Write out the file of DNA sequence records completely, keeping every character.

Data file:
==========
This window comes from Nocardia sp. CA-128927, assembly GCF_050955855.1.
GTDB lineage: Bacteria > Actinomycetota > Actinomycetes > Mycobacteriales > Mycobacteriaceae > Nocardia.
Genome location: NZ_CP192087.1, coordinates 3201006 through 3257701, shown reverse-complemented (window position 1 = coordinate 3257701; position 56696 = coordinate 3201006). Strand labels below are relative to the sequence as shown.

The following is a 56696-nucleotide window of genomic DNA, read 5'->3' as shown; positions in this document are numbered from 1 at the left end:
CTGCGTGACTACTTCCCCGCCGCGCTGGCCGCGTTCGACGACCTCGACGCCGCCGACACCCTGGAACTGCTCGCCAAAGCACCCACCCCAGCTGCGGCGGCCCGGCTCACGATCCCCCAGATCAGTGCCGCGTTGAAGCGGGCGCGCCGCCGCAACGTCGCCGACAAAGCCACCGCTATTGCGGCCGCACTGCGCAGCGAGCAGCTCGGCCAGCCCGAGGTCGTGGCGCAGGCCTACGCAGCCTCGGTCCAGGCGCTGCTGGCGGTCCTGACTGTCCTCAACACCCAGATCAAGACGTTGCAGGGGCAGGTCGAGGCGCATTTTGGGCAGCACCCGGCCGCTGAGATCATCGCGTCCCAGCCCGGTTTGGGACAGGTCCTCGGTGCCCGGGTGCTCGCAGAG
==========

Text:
This window comes from Nocardia sp. CA-128927, assembly GCF_050955855.1.
GTDB lineage: Bacteria > Actinomycetota > Actinomycetes > Mycobacteriales > Mycobacteriaceae > Nocardia.
Genome location: NZ_CP192087.1, coordinates 3201006 through 3257701, shown reverse-complemented (window position 1 = coordinate 3257701; position 56696 = coordinate 3201006). Strand labels below are relative to the sequence as shown.

The following is a 56696-nucleotide window of genomic DNA, read 5'->3' as shown; positions in this document are numbered from 1 at the left end:
CTGCGTGACTACTTCCCCGCCGCGCTGGCCGCGTTCGACGACCTCGACGCCGCCGACACCCTGGAACTGCTCGCCAAAGCACCCACCCCAGCTGCGGCGGCCCGGCTCACGATCCCCCAGATCAGTGCCGCGTTGAAGCGGGCGCGCCGCCGCAACGTCGCCGACAAAGCCACCGCTATTGCGGCCGCACTGCGCAGCGAGCAGCTCGGCCAGCCCGAGGTCGTGGCGCAGGCCTACGCAGCCTCGGTCCAGGCGCTGCTGGCGGTCCTGACTGTCCTCAACACCCAGATCAAGACGTTGCAGGGGCAGGTCGAGGCGCATTTTGGGCAGCACCCGGCCGCTGAGATCATCGCGTCCCAGCCCGGTTTGGGACAGGTCCTCGGTGCCCGGGTGCTCGCAGAG